United States Nuclear Regulatory Commission - Protecting People and the Environment

Estimation of Fracture Toughness of Cast Stainless Steels During Thermal Aging in LWR Systems (NUREG/CR-4513, ANL-15/08, Revision 2)

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Publication Information

Manuscript Completed: June 2015
Date Published:
May 2016

Prepared by:
Omesh K. Chopra
Argonne National Laboratory
Argonne, Illinois 60439

Appajosula S. Rao, NRC
Technical Monitor and Project Manager

NRC Job Code Number V6455

Office of Nuclear Regulatory Research
U.S. Nuclear Regulatory Commission
Washington, DC 20555-0001

NRC FIN A-2243

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Abstract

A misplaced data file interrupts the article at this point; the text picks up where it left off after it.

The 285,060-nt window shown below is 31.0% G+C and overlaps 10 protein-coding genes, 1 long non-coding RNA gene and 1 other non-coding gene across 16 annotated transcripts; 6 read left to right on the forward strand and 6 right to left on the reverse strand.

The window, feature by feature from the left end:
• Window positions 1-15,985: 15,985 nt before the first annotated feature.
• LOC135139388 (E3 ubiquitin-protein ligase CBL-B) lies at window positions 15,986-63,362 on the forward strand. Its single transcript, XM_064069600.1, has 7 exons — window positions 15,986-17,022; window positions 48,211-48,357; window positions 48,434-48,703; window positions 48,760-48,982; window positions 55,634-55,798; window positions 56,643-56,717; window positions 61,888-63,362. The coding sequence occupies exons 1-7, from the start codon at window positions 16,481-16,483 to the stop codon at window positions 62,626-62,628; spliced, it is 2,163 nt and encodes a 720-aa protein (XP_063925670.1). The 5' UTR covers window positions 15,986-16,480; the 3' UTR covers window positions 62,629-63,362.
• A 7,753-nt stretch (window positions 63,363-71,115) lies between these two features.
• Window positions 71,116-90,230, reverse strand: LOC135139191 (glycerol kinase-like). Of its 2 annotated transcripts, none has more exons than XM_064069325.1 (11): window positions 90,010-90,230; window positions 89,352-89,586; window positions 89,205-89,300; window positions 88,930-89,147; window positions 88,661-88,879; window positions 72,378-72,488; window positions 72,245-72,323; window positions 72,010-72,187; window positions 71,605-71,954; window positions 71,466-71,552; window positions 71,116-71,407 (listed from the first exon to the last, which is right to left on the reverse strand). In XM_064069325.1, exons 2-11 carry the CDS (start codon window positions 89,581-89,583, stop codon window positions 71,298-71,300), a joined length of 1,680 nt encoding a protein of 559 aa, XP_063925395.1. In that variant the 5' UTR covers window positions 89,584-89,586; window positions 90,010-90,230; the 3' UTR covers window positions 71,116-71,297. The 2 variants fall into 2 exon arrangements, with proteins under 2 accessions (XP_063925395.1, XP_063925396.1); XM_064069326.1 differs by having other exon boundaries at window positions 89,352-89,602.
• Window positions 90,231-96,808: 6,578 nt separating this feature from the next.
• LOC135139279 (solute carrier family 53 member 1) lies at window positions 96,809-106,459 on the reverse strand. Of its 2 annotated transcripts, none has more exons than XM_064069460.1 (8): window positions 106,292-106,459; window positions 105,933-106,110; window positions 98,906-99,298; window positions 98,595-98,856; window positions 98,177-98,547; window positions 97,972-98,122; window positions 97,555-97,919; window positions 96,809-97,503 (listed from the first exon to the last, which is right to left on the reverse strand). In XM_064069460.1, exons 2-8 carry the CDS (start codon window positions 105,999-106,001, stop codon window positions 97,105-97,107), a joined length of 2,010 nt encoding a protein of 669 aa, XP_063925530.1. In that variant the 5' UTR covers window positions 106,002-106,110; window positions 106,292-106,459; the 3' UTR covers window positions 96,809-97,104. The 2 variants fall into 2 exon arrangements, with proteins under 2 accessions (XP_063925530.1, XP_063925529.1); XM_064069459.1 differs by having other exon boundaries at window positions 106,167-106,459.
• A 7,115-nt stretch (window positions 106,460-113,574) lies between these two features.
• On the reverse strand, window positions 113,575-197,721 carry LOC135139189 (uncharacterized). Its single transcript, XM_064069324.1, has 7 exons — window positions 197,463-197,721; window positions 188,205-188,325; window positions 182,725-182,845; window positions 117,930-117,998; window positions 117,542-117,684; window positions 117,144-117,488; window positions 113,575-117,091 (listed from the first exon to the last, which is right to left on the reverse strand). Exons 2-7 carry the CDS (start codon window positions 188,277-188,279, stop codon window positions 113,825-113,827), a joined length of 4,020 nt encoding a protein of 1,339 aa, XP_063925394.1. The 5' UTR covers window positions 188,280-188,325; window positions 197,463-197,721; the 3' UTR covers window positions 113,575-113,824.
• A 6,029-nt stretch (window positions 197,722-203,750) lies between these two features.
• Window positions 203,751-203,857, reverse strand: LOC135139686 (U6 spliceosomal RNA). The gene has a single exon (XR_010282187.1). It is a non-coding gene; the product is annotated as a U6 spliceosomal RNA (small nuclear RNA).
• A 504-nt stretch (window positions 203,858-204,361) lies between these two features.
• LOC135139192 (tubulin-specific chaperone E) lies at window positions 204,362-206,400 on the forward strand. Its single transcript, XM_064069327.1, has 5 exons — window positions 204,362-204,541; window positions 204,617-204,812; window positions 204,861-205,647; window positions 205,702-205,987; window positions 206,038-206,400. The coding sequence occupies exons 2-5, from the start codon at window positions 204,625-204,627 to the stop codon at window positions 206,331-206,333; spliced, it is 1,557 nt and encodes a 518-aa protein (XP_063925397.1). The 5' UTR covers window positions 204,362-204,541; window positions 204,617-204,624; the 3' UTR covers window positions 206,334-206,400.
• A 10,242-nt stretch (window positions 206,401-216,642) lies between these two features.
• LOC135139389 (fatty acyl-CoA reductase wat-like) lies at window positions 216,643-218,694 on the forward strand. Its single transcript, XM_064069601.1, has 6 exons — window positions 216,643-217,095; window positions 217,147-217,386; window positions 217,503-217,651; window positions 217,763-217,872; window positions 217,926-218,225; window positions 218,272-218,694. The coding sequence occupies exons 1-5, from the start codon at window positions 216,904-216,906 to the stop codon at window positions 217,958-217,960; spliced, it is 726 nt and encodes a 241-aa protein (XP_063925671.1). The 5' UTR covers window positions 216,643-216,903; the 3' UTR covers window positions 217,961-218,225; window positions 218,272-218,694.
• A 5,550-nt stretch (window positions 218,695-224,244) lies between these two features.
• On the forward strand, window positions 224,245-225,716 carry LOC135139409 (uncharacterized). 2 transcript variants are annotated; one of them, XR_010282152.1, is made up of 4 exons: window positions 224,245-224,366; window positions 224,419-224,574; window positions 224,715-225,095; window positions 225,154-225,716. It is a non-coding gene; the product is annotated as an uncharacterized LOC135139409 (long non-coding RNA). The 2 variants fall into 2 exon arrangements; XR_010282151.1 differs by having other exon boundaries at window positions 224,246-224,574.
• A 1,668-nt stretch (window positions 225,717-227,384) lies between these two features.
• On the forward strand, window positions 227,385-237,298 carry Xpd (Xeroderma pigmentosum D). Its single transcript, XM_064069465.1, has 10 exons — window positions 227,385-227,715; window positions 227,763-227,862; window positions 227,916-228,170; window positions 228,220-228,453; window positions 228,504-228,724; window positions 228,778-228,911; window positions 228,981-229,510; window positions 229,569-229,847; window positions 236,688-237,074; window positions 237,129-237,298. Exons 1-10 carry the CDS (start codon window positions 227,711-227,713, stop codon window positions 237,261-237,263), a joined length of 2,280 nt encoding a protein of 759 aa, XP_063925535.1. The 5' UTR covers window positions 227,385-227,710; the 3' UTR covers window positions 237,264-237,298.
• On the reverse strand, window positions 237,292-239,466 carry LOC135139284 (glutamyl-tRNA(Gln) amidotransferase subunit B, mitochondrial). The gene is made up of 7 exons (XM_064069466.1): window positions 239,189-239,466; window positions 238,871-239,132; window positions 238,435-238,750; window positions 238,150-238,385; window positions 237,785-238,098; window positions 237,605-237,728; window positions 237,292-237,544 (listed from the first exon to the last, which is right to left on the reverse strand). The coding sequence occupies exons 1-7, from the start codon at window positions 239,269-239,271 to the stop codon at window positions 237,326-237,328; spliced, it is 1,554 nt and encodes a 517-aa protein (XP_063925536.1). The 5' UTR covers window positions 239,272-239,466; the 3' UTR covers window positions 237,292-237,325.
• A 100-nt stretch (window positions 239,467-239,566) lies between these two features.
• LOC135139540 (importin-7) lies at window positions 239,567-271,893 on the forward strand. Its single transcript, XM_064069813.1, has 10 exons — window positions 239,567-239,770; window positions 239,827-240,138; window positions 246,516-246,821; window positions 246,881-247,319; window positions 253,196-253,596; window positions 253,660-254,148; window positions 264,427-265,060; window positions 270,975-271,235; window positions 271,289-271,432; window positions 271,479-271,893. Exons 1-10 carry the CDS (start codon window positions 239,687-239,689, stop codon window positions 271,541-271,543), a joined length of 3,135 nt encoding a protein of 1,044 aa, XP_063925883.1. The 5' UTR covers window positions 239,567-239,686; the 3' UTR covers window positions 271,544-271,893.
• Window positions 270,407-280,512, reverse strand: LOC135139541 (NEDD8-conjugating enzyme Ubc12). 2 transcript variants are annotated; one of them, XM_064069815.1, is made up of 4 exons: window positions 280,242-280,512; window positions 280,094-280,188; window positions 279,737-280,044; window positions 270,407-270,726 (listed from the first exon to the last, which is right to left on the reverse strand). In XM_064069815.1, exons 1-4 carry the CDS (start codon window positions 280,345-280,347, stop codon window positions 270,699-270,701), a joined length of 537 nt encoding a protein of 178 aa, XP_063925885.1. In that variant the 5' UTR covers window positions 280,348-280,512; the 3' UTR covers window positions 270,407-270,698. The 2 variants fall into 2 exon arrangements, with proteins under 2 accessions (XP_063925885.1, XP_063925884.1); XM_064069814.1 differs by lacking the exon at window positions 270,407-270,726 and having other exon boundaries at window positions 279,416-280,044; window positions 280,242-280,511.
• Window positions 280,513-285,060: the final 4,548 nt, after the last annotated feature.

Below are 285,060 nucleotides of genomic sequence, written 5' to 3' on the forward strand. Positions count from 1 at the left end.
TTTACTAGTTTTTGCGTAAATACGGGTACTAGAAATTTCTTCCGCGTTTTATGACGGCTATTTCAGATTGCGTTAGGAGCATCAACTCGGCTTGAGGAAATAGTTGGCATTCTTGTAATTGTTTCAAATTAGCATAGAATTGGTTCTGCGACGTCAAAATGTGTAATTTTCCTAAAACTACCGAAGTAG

Cast austenitic stainless steel (CASS) materials are used extensively in reactor coolant pressure boundary systems as well as core support structure and reactor internals. However, these materials have a duplex structure consisting of austenite and ferrite phases and are susceptible to thermal aging embrittlement during reactor service. In addition, the prolonged exposure of these materials to neutron irradiation changes their microstructure and microchemistry, which can degrade their fracture properties even further. This report is a revision of NUREG/CR-4513, Rev. 1, ANL-93/22 (August 1994); it revises the procedure and correlations used for predicting the change in fracture toughness and tensile properties of CASS components due to thermal aging during service in light water reactors at 280–330°C (535–625°F). The updated correlations are based on the current fracture toughness database for CASS materials aged up to 100,000 h at 290–350°C (554–633°F). The methodology for estimating fracture properties has been extended to cover CASS materials with a ferrite content of up to 40%. The correlations for estimating the change in tensile stress, including the Ramberg/Osgood parameters for strain hardening, are also described. The fracture toughness J-R curve, tensile stress, and Charpy-impact energy of aged CASS materials are estimated from material composition. The mechanical properties of a specific CASS material are estimated from the extent and kinetics of thermal embrittlement. Embrittlement is characterized in terms of room temperature Charpy-impact energy. The extent or degree of thermal embrittlement at "saturation" (i.e., the minimum impact energy that can be achieved for a material after long-term aging) is determined from the chemical composition of the material. Charpy-impact energy as a function of the time and temperature of reactor service is estimated from the kinetics of thermal embrittlement, which are also determined from the chemical composition. Data on the initial impact energy and tensile flow stress of the unaged material are required for these estimations. The fracture toughness J-R curve for the material is then obtained by correlating room temperature Charpy-impact energy with fracture toughness parameters. The values of JIc are determined from the estimated J-R curve and flow stress. A common "predicted lower-bound" J-R curve for CASS materials of unknown chemical composition is also defined for a given grade of steel, range of ferrite content, and temperature. In addition, guidance is provided for evaluating the combined effects of thermal and neutron embrittlement of CASS materials used in the reactor core internal components.

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